By Kevin Shaw, National Sales Managing Director, Leaders Romans Group
As the cost-of-living crisis continues to impact the UK, many of us are looking at where we can make savings to help us enjoy life a bit more. With average mortgage interest rates at a level not seen for around 15 years and high energy prices, a lot of people are considering downsizing or changing the type of home they live in to reduce those costs.
In addition, for those heading towards retirement, there may be some concern about how much income a pension will provide in the future. The State Pension Age Review 2023 revealed that the population's ratio of pensioners to working-age people is increasing rapidly, which could present an affordability problem for the Government. So, it may be well worth considering trading down from your current home and freeing up some equity to support your income in retirement.
You may be surprised how much equity is in your home!
The past few years have seen good growth in the property market overall, with houses increasing in value particularly well through the pandemic.
According to Land Registry data for the UK as a whole, over the five years from July 2018 to July 2023:
- For all property types, there was an average increase in value of £58,637 / 25.3%
- Detached properties went up by an average of £108,357 / 31%
- The average semi-detached home increased in value by £63,561 / 29%
- Flats and maisonettes, on average, went up by £22,548 / 10.8%
Nationwide’s data shows that in just the three-and-a-half years between Q1 2020 and Q3 2023, the average UK detached home went up by 23.8%, with semi-detached properties up by 21%.
Of course, these are just average figures, but if you haven’t had your property valued in the last year or so, it’s well worth finding out how much equity you now have.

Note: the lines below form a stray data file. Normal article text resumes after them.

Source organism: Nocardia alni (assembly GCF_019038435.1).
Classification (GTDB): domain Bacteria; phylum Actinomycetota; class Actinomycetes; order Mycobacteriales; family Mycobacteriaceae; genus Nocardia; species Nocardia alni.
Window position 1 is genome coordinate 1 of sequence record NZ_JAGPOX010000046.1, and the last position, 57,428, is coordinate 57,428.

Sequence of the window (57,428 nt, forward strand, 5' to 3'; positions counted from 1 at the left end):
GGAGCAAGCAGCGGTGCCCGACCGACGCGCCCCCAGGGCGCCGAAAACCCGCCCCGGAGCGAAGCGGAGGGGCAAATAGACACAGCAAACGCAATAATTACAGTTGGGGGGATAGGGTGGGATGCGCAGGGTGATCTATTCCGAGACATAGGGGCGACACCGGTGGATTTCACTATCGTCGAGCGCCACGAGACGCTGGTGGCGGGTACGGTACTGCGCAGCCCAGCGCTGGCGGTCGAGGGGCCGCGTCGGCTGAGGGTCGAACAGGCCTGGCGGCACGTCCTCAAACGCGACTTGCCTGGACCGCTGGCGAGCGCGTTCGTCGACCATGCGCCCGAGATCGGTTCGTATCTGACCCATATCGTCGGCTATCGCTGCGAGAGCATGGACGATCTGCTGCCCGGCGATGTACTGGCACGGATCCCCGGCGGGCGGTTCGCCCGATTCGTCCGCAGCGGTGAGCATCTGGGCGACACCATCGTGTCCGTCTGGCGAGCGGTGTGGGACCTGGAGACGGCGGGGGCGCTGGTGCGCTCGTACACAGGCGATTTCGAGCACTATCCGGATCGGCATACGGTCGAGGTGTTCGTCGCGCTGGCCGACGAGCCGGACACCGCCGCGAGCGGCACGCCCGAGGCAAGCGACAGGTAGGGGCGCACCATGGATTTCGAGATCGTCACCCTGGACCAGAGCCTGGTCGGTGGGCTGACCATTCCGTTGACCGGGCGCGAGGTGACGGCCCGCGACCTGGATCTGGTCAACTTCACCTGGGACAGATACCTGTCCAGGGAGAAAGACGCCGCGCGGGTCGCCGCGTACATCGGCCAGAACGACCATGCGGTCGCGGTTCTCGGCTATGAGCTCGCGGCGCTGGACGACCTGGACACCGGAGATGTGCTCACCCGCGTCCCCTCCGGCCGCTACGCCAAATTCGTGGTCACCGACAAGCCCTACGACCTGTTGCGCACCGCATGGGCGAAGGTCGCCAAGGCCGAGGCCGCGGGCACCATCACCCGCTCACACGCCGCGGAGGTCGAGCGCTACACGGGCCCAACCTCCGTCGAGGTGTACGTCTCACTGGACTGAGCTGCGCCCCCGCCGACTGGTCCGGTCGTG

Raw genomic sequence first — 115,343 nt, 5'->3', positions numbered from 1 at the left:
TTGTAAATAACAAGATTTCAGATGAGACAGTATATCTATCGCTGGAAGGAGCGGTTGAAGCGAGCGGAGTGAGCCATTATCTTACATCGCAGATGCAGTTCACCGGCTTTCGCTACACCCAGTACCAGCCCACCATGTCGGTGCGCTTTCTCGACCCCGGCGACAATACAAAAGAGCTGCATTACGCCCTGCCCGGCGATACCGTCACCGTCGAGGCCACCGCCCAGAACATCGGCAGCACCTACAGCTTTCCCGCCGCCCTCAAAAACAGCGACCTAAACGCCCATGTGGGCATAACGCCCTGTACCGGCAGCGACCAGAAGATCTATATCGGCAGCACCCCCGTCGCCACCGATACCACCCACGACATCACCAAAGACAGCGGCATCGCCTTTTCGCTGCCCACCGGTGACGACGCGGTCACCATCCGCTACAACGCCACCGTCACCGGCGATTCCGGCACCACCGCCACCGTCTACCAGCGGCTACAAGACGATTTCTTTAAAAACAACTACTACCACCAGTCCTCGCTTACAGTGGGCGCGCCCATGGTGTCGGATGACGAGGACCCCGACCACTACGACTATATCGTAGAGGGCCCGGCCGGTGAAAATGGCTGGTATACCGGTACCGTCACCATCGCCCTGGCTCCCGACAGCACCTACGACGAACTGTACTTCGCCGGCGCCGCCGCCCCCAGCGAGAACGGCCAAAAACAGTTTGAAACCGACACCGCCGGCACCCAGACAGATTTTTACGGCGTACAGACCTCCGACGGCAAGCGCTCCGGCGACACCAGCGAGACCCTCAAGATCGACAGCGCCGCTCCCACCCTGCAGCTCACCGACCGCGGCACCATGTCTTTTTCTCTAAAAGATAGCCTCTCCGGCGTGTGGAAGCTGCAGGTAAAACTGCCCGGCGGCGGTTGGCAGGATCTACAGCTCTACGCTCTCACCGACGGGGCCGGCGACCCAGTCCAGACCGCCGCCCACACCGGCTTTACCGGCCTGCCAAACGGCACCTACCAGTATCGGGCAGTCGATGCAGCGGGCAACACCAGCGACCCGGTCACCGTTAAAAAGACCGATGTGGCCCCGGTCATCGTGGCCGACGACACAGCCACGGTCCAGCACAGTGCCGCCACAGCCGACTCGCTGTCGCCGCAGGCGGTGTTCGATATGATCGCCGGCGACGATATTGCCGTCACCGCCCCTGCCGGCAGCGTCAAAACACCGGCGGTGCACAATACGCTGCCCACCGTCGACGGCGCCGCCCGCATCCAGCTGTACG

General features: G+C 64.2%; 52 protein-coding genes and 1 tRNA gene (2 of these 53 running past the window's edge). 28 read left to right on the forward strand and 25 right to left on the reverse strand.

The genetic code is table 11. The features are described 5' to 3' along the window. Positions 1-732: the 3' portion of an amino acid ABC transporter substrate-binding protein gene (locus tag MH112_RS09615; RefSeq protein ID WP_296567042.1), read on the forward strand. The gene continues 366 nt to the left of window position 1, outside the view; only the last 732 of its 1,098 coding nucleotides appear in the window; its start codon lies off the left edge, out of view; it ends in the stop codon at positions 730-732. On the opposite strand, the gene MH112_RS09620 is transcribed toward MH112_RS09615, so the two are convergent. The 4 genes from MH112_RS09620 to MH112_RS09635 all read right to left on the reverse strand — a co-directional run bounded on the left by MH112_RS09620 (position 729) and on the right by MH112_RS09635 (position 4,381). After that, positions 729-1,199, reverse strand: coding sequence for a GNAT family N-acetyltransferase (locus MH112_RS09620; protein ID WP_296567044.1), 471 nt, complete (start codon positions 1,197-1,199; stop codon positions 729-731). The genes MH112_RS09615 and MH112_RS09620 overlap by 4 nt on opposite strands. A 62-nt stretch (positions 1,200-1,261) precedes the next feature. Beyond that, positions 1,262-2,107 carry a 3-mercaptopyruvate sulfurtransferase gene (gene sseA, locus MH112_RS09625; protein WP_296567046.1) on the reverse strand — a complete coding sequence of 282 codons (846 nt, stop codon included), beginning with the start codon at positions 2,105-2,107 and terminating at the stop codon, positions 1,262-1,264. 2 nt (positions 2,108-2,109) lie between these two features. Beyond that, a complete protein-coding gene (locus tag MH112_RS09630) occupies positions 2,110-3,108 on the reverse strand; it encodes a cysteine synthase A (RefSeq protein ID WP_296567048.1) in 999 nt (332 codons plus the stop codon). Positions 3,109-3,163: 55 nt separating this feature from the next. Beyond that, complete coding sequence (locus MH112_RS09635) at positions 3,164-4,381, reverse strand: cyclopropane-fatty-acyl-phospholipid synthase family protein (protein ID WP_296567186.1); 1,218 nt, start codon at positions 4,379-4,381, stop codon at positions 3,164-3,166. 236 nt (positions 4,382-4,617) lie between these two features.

Five different ways you can trade down to reduce costs
1. Move to a smaller property
This is what most people think of when they hear the term ‘trading down’ – and downsizing is one thing you can do to free up some money to spend on things you enjoy. Moving to a smaller home will reduce the amount you spend on utilities and because it’s likely to be cheaper than your current home, you may also be able to get a lump sum of money from releasing equity.
2. Move somewhere cheaper
If you need all the space you currently have, you could look at moving to a different area where properties are cheaper, which could significantly reduce your mortgage costs. And if you’re moving out of a city, that might also remove the temptation to spend on things you don’t need to. If there isn’t a designer boutique or even a coffee house or takeaway nearby, you could be amazed at how much extra money you have left in your pocket each month!
3. Build a home
Rather than trading down, this is ‘trading across’. Buying land and building your own home could be around 30% cheaper than purchasing a newly-built property of the same size from a developer. And because everything is within your control, you can ensure it’s as energy efficient as possible, with low running costs.
4. Move to a different type of accommodation
Flats are generally better value for money per square foot than houses, as price inflation is lower, so you needn’t necessarily trade down on space. And because you tend to benefit from ambient heat from the surrounding flats, you often find you use the heating less. Flats can also make a better ‘lock up and leave’ home, so if you’re keen to travel more, they can be a better proposition as a home base than a house.
Or, if you haven’t considered a park home before, they are well worth looking at as many offer a very good standard of living for an affordable price. They’re located in secure communities and can be relatively cheap to run – and because they’re single-story, accessible homes, they can be ideal for retirement.
4. Switch from owning to renting
Although your monthly rent is likely to be higher than an equivalent mortgage payment, a big upside to renting is that you don’t have to worry about any ongoing maintenance and repair costs for the property – that’s your landlord’s responsibility. If you’ve built up a good amount of equity in your home, you may be able to invest some of that and generate a return that subsidises your rent – and have a lump sum that you can tap into to enjoy more holidays, upgrade your car, etc.
In all these cases, it’s important to check the ongoing costs to ensure that ‘trading down’ will save you money. For instance, a flat may be cheaper to buy, but there will be service charges that could amount to several thousand pounds a year, so do your research and take advice from property experts who can help you understand all the costs associated with each different type of home.